I’m going to upgrade to a SATA III SSD from an HDD in my laptop, and I just want to know if there’s anything special I have to do with my Fedora system before cloning the HDD, such as configuration with device files and things like that. Answers are greatly appreciated, as always.
Let’s see how your HD you want to exchange look’s like:
inxi -DP in Terminal and post the output here.
Here’s the output of inxi -DP on my machine:
Drives: Local Storage: total: 931.51 GiB used: 61.69 GiB (6.6%)
ID-1: /dev/sda vendor: Toshiba model: HDWL110 size: 931.51 GiB
Partition: ID-1: / size: 262.71 GiB used: 61.37 GiB (23.4%) fs: btrfs dev: /dev/sda7
ID-2: /boot size: 18.44 GiB used: 243.8 MiB (1.3%) fs: ext4 dev: /dev/sda6
ID-3: /boot/efi size: 96 MiB used: 83.8 MiB (87.3%) fs: vfat dev: /dev/sda2
ID-4: /home size: 262.71 GiB used: 61.37 GiB (23.4%) fs: btrfs dev: /dev/sda7
Personally, I would create the necessary partitions on the new drive, the vfat and ext4 sized the same as you list, then snapshot my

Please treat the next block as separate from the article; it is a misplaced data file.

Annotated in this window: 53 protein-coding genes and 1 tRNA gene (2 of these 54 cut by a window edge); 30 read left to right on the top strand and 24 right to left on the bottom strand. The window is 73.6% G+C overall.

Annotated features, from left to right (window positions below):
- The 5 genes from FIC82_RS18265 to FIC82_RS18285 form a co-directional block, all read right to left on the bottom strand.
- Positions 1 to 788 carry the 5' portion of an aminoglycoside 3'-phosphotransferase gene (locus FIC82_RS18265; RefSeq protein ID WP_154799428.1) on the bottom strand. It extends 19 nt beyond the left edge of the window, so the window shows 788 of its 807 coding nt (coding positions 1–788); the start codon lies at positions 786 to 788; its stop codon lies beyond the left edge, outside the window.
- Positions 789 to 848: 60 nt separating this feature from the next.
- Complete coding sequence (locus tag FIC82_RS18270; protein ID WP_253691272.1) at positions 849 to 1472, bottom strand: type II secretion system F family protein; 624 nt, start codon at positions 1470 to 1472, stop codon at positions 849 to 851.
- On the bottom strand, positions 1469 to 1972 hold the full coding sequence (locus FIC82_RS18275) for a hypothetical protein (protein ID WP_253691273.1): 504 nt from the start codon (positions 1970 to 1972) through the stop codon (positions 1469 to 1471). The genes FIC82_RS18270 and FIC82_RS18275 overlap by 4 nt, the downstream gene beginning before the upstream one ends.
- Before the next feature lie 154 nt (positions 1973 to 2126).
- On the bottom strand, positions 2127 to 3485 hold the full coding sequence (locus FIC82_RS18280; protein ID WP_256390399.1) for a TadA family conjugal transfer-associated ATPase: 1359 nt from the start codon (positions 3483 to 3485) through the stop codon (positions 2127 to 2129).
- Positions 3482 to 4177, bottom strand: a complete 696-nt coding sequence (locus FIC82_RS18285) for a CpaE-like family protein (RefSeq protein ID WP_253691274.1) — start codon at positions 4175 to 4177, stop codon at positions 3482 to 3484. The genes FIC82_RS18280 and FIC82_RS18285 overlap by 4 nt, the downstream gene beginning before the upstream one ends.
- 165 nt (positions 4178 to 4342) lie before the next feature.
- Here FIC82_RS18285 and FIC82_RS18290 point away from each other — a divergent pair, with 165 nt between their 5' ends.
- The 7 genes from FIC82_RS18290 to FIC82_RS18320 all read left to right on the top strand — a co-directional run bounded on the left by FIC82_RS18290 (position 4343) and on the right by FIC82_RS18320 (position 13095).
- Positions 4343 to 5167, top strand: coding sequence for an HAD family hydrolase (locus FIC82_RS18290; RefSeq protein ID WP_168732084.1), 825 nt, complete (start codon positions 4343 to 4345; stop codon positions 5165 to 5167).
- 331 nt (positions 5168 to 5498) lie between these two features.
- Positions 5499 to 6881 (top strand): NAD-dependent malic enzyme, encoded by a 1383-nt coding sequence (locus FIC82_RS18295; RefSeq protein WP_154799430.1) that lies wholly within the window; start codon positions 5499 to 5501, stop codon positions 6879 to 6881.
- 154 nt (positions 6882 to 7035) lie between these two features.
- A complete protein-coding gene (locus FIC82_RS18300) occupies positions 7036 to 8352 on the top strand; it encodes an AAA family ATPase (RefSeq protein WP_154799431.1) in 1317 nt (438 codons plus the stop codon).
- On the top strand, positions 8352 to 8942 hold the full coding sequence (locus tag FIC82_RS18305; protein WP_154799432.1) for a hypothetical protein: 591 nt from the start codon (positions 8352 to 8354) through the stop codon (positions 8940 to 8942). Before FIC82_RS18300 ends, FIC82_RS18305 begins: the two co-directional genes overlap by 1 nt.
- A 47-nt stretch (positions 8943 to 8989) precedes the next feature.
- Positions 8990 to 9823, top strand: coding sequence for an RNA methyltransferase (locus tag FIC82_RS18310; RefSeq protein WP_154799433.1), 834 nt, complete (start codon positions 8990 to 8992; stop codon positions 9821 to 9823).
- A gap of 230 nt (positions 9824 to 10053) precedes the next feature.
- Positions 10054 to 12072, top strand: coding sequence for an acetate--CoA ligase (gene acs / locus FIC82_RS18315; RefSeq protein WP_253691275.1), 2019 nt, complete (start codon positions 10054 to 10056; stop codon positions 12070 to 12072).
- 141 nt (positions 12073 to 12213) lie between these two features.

/home subvolume to my new SSD as well as create two more subvolumes that I would mount at
/var (in the advanced blivet GUI for the disk setup) to have for the installation. Your
/home subvolume should remain intact. I have also done the dd route and imaged a 1TB HDD to a 1TB SSD with no issues.
What’s better, though? Using dd to image the HDD or creating the partitions and moving everything over manually?
dd will copy every block, whether in use or not; creating partitions and copying content “manually” only copies what’s in use. If your HDD is relatively full,
dd is likely quite a bit faster. But your SDD will likely appreciate it if you don’t write to every block even when you have no content using that block. And if the destination file system type is BTRFS I’d definitely copy file by file. Consider using
rsync, by the way, if you want to keep using the HDD while moving the files in the background.
If you are using btrfs filesystem then copy files individually will be better.
For BTRFS, I will use btrfs send/receive.
Well, dd will be slower than other methods. Imaging an entire disk verbatim is a lengthy process if you care to ensure accuracy.
I personally would check this link out https://docs.fedoraproject.org/en-US/fedora/f35/install-guide/install/Installing_Using_Anaconda/#sect-installation-gui-manual-partitioning. The basic steps are what I describe above, though this uses the custom menu instead of advanced.